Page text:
What kind of leader are you?

Do you know an insecure leader?

Some great leaders I know...

Some great leaders I serve with…

I’m not sure what it is about ministry that attracts a certain type of leader, but it does. You’ve seen it and you’ve experienced it. There is definitely a consistent DNA pattern that runs through many leaders in the church. It’s insecurity. And it’s glaring problem in church leadership today. This holds true in Youth Ministry as well as the Senior Pastorate. Maybe it’s that Jesus gives insecure people the validation they are looking for, but whatever it is, insecurity is one of the most common personality traits I see in ministers. And it’s horrible to see and experience.

If you’ve ever been part of a congregation with an insecure leader you know what I’m talking about.

Here are some sure signs of an insecure leader:

  1. The insecure leader has very few volunteers; “no one else can do it right.” He says he is open to people volunteering, but he has nearly impossible standards for volunteering. The insecure leader loves being important, (feeling irreplaceable), and does not like to share the limelight. In contrast, it is the secure leader’s joy to train up and release others to do ministry.
  2. The insecure leader only recruits “yes men” to his board or inner circle. One of a leader’s greatest difficulties is the ability to solicit accurate assessment and garner honest feedback. The insecure leader sees the contrary voice as opposition, and will not stand for it. Conversely, the secure leader surrounds himself with wise men and women whose different voices bring balance to his blind spots. In sports, a head coach wants his assistant coaches to point out the team’s vulnerabilities. This makes the team stronger as the team can then address those weaknesses instead of foolishly overlooking them.
  3. An insecure leader cares too much about what people are saying & thinking. Constantly asking people “What do you think?” the insecure leader determines direction by getting it from others. In another expression, the insecure leader uses questioning to attempt to maintain control over the court of public opinion, “What have you heard?”  The secure leader is confident in the direction he is headed and does not lead by public opinion polls. He does not feel threatened when others do not agree. He cares about the thoughts of others, but not overly so.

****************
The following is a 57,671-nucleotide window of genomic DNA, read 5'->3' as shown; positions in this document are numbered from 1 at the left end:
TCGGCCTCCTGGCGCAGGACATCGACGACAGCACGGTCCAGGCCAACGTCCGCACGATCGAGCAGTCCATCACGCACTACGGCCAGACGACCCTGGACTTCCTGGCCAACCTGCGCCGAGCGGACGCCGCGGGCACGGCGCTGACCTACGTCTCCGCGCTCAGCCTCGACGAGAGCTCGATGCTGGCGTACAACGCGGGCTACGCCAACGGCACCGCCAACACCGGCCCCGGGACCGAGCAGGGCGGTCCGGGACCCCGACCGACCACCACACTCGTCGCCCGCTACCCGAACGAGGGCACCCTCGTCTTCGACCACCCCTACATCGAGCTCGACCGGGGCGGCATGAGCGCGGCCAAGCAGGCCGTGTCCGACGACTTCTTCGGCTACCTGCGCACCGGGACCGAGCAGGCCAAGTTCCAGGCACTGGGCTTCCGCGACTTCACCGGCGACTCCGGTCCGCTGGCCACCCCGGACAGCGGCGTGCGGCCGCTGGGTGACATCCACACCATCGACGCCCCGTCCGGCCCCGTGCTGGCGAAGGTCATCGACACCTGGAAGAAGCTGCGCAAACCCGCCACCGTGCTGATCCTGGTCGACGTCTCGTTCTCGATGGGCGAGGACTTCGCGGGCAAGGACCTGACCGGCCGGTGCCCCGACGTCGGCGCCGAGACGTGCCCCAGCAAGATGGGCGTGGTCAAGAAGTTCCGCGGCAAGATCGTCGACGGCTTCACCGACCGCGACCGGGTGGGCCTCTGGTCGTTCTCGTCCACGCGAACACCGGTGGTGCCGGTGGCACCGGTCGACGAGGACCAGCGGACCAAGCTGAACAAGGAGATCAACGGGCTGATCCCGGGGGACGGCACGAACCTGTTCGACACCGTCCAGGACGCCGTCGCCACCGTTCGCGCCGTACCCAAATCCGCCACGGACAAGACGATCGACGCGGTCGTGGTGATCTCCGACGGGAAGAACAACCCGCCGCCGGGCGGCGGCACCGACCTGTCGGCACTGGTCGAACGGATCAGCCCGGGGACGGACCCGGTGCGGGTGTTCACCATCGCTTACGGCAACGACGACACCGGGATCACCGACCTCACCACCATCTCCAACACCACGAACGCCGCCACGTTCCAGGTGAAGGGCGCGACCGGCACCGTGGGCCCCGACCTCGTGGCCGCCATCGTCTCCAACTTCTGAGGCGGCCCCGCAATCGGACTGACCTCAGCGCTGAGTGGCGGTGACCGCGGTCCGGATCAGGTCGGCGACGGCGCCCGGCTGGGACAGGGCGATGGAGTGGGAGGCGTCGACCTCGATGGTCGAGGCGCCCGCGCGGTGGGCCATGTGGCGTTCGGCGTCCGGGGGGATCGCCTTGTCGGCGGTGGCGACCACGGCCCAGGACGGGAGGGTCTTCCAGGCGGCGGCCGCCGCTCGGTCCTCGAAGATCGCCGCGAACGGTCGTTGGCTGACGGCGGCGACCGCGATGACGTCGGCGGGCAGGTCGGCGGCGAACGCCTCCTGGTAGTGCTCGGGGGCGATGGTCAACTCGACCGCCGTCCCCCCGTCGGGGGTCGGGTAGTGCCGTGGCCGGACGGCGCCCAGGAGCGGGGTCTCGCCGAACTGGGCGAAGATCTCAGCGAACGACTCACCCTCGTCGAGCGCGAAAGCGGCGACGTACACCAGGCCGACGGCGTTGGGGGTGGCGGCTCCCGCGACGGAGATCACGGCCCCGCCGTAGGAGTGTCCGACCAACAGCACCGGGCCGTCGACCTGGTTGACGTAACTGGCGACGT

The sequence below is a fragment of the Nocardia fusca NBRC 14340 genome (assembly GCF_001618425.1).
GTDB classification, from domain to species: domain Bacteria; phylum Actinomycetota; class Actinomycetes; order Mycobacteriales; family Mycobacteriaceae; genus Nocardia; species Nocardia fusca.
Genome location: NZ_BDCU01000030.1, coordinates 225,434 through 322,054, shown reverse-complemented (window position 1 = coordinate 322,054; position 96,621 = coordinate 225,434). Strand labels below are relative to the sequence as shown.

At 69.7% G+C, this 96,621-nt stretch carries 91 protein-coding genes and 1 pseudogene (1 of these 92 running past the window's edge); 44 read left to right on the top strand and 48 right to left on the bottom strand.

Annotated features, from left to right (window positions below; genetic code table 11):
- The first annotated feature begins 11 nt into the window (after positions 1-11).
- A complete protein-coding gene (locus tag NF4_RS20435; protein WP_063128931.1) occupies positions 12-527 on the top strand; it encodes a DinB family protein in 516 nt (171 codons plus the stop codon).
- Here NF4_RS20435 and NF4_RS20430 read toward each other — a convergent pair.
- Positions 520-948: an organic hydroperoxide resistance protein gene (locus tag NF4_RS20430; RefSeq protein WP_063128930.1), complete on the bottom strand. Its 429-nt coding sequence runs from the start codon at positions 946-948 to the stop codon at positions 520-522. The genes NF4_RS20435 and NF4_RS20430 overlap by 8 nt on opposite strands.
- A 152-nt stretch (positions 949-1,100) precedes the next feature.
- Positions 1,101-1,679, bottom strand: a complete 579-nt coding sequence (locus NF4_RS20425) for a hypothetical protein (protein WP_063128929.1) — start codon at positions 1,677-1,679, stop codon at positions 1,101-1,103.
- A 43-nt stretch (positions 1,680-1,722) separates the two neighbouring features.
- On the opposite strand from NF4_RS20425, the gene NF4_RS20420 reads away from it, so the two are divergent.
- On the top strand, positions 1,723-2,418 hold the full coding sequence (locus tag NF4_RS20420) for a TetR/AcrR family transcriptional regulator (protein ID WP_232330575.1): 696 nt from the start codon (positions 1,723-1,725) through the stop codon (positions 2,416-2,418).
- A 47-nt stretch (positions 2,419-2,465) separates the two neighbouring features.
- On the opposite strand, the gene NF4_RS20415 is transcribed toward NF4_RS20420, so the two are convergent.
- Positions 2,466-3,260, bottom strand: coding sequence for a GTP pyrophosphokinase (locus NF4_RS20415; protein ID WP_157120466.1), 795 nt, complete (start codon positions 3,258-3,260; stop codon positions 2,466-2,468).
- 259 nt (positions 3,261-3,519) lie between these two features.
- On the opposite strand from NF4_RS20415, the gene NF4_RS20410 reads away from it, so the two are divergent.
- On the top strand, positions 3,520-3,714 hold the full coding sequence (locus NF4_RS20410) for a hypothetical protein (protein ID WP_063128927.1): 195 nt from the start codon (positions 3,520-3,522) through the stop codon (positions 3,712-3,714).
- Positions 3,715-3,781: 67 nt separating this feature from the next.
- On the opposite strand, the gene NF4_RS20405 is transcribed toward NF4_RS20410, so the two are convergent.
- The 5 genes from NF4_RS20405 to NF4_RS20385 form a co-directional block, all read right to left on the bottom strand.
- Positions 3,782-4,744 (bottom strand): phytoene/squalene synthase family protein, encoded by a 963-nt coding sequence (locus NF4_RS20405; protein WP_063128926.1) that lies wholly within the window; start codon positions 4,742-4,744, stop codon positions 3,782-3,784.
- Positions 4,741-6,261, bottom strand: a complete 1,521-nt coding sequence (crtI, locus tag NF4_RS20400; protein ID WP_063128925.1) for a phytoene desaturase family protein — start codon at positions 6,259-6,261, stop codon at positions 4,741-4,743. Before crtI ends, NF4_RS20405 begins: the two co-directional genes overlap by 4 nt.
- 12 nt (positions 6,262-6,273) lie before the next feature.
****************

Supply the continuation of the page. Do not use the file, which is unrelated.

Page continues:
4. An insecure leader hates conflict while a secure leader almost enjoys it.  The insecure leader sees conflict as a threat to his leadership while a secure leader sees conflict as an opportunity to shape the contrary opinion or action, and bring the individual on board. For that to happen there must be discussion, the issue must surface, at times to the point of conflict for there to be resolution and incorrect thinking shaped or brought into alignment.

In my experience as a youth pastor, I have worked for both extremes:  the insecure pastor, and the very secure pastor.  It’s been said that “you learn more from a bad boss than a good one.”  And while I’m not sure that’s completely true, I certainly learned quite a bit about the type of leader I desire to be from experiencing both.  I have not always been a secure leader. But I’ve seen up close the tyranny of the insecure leader. So when conflict arises in my life, and I want to go all schoolyard on people, I pause and remind myself about the type of leader I wish to be and act accordingly, knowing that eventually my feelings will get in line.

So the question isn’t so much “What kind of leader do you work for?” It’s “What kind of leader do you want to be?” I certainly know which one I’d rather follow.


“Trying to get everyone to like you is a sign of mediocrity.”  Colin Powell

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